What does it mean to look at an algorithmic system as a game?

One of the games designed at the
2nd NOS-HS workshop for Nordic
Perspectives on Algorithmic
Systems. Photo copyright:
Salla-Maaria Laaksonen

It is not uncommon to hear the phrase “gaming the system” when someone fools an algorithm, but game as a metaphor can go beyond this perspective. Besides calculation, games are also about meanings and design.

We recently published an article called “Gaming Algorithmic Hate-Speech Detection: Stakes, Parties, and Moves” with Salla-Maaria Laaksonen and Airi Lampinen in the Social Media+ Society journal. In it, building on Erving Goffman’s work, we use the game metaphor to study the implementation of and subsequent resistance to an automatic hate-speech detection system. This blogpost describes my perspective on how games can be used as a metaphor to approach algorithmic systems from different angles. It is not meant as a comprehensive list, but more as an example of some of my thoughts on the topic during my Ph.D. journey so far.

I leave the concept of an algorithmic system intentionally vague here. You may consider recommender systems that suggest content to you in Netflix or Youtube as one type of an example, and social network services such as Facebook as another one. Generally, many of the information systems we interact with on a daily basis can be thought of as algorithmic systems. Thus, a tongue in cheek way of describing algorithmic systems in the context of this blog post could be “any information system that uses algorithms in a way that interests the author of this blog post”.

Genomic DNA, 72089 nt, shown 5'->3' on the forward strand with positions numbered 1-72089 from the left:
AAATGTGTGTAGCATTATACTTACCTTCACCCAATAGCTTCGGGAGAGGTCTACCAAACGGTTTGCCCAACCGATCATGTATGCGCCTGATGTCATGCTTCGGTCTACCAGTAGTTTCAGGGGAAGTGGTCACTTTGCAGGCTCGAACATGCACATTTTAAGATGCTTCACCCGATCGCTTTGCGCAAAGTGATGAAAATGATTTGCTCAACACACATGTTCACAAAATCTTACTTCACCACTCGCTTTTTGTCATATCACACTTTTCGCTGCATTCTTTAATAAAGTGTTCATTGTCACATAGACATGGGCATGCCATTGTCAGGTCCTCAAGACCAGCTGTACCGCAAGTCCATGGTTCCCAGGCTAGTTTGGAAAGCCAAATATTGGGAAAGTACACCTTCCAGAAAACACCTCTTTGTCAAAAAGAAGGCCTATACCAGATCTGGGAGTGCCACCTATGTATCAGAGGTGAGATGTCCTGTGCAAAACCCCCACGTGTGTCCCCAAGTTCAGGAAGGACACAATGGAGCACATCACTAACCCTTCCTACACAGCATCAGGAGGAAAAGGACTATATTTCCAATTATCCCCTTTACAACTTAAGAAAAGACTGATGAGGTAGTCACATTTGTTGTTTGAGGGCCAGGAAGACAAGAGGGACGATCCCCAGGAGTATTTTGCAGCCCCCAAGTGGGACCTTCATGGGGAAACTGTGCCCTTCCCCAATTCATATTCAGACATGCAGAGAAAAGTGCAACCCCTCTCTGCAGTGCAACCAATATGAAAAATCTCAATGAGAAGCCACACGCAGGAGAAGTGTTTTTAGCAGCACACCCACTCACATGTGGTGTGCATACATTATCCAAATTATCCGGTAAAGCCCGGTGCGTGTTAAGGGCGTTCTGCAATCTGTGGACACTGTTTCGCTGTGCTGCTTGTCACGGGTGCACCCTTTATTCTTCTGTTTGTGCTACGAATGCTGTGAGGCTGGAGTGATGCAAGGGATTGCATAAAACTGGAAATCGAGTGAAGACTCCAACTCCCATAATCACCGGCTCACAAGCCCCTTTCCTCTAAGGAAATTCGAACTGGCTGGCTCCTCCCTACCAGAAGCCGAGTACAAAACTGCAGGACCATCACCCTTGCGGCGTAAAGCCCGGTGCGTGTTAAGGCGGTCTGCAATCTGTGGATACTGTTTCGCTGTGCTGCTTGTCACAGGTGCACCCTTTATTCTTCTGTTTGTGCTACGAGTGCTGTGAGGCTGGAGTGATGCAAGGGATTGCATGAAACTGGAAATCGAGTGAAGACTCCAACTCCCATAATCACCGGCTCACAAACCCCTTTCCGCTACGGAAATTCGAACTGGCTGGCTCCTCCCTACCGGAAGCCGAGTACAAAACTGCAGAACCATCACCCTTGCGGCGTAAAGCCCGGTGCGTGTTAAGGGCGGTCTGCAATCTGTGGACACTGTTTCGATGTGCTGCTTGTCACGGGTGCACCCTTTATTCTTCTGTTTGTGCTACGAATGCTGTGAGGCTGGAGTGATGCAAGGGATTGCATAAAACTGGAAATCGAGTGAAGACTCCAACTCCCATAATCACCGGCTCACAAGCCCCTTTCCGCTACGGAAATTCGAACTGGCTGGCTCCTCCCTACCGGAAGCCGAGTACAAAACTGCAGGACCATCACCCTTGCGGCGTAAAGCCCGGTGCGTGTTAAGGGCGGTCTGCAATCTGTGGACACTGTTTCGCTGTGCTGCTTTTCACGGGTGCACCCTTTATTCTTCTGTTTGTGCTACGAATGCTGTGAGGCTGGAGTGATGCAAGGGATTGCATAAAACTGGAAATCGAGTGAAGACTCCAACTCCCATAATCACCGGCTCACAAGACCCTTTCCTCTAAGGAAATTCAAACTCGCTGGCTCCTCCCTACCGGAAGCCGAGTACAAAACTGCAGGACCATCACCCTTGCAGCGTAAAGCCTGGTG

A game as a general metaphor

This is a category where I would group approaches such as the one which we took in the aforementioned article: if everyday life is (sometimes) a game, what can we learn if we approach it analytically as such? At least two different ways of understanding this type of approach can be identified: ideas about gaming the system, which often refer to behavior where someone is seen to “cheat” an algorithm and, on the other hand, following the rules, where individuals maximize their gains by acting in line with how they consider the designers of the system(s) wish them to act. Cotter’s article “Playing the visibility game: How digital influencers and algorithms negotiate influence on Instagram” wonderfully illuminates and also problematizes this distinction when discussing simulated and relational influence in terms of how Instagram influencers attempt to increase their visibility. Additionally, in her recent article “Algorithmic Experts: Selling Algorithmic Lore on YouTube”, Bishop notes that algorithms may be treated as ‘games’ by those attempting to figure out how they could be used to one’s advantage.

This line of consideration also raises questions about who or what are players in a particular game playing for. Companies specializing in search engine optimization are obviously trying to make their clients’ pages generate more traffic, and fans of musical groups might be trying to give the target of their fandom more visibility. We certainly do not play only for ourselves.

Algorithmic systems as world creating

For me, this second way of looking at algorithmic systems – algorithmic systems as world creating – entails looking at what kind of a ‘micro-cosmos’ of meanings the encounter with the system holds. In a game of chess, pieces have different values for the player based on their shape, but the relationship between the shape and the value only makes sense in the context of chess. Goffman points out that other encounters share this element of encounter-specific meanings: “It is only around a small table that one can show coolness in poker or the capacity to be bluffed out of a pair of aces; but, similarly, it is only on a road that the roles of motorist and pedestrian takes on full meaning”. Encounters, then, are world-creating events, and encounters with algorithmic systems are no exception.